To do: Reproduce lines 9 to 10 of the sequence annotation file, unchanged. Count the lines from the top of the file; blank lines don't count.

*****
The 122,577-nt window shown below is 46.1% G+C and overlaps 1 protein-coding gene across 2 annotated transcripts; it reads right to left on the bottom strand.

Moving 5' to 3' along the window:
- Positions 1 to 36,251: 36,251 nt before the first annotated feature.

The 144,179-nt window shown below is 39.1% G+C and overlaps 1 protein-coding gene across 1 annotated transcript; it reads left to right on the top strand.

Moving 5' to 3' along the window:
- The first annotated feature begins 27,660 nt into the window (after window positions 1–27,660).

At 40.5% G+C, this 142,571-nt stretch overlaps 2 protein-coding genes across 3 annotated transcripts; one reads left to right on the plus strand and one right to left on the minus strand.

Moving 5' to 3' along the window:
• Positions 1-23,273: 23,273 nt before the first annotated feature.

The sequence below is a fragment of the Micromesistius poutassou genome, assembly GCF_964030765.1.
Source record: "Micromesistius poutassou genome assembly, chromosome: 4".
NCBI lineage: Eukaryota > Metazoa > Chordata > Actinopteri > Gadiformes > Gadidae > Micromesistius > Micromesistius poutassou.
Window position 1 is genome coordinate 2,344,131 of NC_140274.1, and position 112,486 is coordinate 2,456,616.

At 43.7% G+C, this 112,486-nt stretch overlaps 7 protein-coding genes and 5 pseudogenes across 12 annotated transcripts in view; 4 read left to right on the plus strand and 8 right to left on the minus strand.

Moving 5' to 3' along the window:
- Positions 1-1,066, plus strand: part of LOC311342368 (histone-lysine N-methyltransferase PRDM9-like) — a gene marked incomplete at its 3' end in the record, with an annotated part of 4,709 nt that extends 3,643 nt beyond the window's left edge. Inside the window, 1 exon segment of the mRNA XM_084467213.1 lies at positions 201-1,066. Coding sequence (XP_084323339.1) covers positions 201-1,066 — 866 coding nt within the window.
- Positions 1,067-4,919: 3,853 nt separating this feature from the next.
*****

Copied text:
• Positions 1-23,273: 23,273 nt before the first annotated feature.

The sequence below is a fragment of the Micromesistius poutassou genome, assembly GCF_964030765.1.